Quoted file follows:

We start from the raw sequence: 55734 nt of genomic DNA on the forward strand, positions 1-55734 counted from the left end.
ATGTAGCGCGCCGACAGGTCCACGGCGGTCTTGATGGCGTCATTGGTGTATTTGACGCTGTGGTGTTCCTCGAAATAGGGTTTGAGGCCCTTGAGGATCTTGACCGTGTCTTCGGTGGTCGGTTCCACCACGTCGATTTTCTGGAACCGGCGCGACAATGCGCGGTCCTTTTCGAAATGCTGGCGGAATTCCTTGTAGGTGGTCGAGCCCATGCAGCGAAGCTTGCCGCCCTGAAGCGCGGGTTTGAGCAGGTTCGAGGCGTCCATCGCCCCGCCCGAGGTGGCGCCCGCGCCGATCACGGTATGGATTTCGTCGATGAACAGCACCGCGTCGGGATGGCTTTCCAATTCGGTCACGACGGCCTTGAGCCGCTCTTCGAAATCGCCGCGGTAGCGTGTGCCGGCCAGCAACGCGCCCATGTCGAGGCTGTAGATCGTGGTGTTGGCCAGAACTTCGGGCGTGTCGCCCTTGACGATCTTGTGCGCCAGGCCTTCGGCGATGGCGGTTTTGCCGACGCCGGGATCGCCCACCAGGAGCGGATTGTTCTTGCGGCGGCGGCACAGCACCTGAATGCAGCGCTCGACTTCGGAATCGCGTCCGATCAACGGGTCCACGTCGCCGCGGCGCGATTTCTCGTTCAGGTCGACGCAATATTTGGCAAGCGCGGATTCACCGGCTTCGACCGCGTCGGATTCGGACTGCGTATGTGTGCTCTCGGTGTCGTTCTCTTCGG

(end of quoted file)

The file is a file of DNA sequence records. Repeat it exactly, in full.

We start from the raw sequence: 55734 nt of genomic DNA on the forward strand, positions 1-55734 counted from the left end.
ATGTAGCGCGCCGACAGGTCCACGGCGGTCTTGATGGCGTCATTGGTGTATTTGACGCTGTGGTGTTCCTCGAAATAGGGTTTGAGGCCCTTGAGGATCTTGACCGTGTCTTCGGTGGTCGGTTCCACCACGTCGATTTTCTGGAACCGGCGCGACAATGCGCGGTCCTTTTCGAAATGCTGGCGGAATTCCTTGTAGGTGGTCGAGCCCATGCAGCGAAGCTTGCCGCCCTGAAGCGCGGGTTTGAGCAGGTTCGAGGCGTCCATCGCCCCGCCCGAGGTGGCGCCCGCGCCGATCACGGTATGGATTTCGTCGATGAACAGCACCGCGTCGGGATGGCTTTCCAATTCGGTCACGACGGCCTTGAGCCGCTCTTCGAAATCGCCGCGGTAGCGTGTGCCGGCCAGCAACGCGCCCATGTCGAGGCTGTAGATCGTGGTGTTGGCCAGAACTTCGGGCGTGTCGCCCTTGACGATCTTGTGCGCCAGGCCTTCGGCGATGGCGGTTTTGCCGACGCCGGGATCGCCCACCAGGAGCGGATTGTTCTTGCGGCGGCGGCACAGCACCTGAATGCAGCGCTCGACTTCGGAATCGCGTCCGATCAACGGGTCCACGTCGCCGCGGCGCGATTTCTCGTTCAGGTCGACGCAATATTTGGCAAGCGCGGATTCACCGGCTTCGACCGCGTCGGATTCGGACTGCGTATGTGTGCTCTCGGTGTCGTTCTCTTCGG